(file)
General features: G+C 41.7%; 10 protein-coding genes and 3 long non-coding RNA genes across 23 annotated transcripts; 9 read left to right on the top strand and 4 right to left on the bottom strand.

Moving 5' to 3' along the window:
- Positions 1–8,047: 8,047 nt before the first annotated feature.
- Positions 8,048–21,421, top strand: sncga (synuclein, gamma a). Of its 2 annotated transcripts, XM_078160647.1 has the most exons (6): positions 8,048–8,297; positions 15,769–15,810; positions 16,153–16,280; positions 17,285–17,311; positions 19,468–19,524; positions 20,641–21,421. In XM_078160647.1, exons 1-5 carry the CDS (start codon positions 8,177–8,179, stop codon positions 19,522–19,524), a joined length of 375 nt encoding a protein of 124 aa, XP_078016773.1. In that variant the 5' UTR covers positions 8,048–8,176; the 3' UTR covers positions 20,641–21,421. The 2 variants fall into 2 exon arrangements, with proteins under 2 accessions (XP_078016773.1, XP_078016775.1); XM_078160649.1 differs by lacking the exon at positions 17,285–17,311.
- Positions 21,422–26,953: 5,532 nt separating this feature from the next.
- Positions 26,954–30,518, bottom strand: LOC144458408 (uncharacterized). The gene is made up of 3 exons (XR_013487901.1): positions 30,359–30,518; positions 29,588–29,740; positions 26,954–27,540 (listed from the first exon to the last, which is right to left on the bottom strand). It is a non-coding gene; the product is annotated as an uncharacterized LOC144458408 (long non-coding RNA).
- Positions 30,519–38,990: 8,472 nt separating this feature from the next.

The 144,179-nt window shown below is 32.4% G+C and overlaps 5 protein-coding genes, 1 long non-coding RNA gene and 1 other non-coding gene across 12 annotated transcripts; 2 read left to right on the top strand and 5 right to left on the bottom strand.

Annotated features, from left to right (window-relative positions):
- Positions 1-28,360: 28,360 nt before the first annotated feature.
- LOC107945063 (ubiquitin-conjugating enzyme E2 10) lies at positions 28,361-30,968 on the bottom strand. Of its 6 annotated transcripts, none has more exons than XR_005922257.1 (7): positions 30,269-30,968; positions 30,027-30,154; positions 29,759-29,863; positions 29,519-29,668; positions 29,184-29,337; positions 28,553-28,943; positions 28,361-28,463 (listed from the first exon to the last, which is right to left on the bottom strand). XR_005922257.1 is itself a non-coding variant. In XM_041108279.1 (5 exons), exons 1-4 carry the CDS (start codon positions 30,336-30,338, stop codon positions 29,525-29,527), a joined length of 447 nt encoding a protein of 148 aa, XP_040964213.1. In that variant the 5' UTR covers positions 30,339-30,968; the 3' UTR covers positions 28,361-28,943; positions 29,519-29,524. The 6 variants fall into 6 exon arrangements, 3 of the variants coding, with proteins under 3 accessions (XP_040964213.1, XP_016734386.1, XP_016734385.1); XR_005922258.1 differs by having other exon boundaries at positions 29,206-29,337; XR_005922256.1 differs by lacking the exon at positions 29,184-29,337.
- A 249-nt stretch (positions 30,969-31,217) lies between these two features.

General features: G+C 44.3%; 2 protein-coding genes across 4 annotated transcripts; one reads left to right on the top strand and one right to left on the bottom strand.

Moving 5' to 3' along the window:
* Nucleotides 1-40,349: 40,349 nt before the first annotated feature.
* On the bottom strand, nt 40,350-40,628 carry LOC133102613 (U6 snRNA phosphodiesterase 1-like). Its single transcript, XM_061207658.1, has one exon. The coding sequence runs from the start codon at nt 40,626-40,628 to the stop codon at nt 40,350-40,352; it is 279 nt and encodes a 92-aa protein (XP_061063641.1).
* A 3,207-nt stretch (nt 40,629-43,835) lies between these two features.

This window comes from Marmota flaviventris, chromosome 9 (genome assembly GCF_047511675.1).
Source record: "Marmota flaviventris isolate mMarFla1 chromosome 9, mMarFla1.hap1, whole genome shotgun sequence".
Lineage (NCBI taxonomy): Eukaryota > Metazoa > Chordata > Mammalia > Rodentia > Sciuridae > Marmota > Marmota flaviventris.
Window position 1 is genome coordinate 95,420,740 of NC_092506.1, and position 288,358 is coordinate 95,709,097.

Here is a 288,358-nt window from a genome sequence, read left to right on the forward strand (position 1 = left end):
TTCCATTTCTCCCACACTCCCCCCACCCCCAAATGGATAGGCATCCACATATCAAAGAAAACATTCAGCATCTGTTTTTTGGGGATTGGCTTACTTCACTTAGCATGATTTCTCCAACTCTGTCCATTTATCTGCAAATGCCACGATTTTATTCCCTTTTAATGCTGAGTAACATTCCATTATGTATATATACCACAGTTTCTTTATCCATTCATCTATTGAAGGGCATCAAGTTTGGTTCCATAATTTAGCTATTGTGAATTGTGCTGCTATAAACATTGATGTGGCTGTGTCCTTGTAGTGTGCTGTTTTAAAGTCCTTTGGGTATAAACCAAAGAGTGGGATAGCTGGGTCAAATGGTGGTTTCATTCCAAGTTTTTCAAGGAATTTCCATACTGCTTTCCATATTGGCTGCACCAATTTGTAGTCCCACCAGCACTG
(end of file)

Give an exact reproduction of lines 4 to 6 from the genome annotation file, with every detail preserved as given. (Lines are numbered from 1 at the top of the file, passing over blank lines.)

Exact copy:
- Positions 8,048–21,421, top strand: sncga (synuclein, gamma a). Of its 2 annotated transcripts, XM_078160647.1 has the most exons (6): positions 8,048–8,297; positions 15,769–15,810; positions 16,153–16,280; positions 17,285–17,311; positions 19,468–19,524; positions 20,641–21,421. In XM_078160647.1, exons 1-5 carry the CDS (start codon positions 8,177–8,179, stop codon positions 19,522–19,524), a joined length of 375 nt encoding a protein of 124 aa, XP_078016773.1. In that variant the 5' UTR covers positions 8,048–8,176; the 3' UTR covers positions 20,641–21,421. The 2 variants fall into 2 exon arrangements, with proteins under 2 accessions (XP_078016773.1, XP_078016775.1); XM_078160649.1 differs by lacking the exon at positions 17,285–17,311.
- Positions 21,422–26,953: 5,532 nt separating this feature from the next.
- Positions 26,954–30,518, bottom strand: LOC144458408 (uncharacterized). The gene is made up of 3 exons (XR_013487901.1): positions 30,359–30,518; positions 29,588–29,740; positions 26,954–27,540 (listed from the first exon to the last, which is right to left on the bottom strand). It is a non-coding gene; the product is annotated as an uncharacterized LOC144458408 (long non-coding RNA).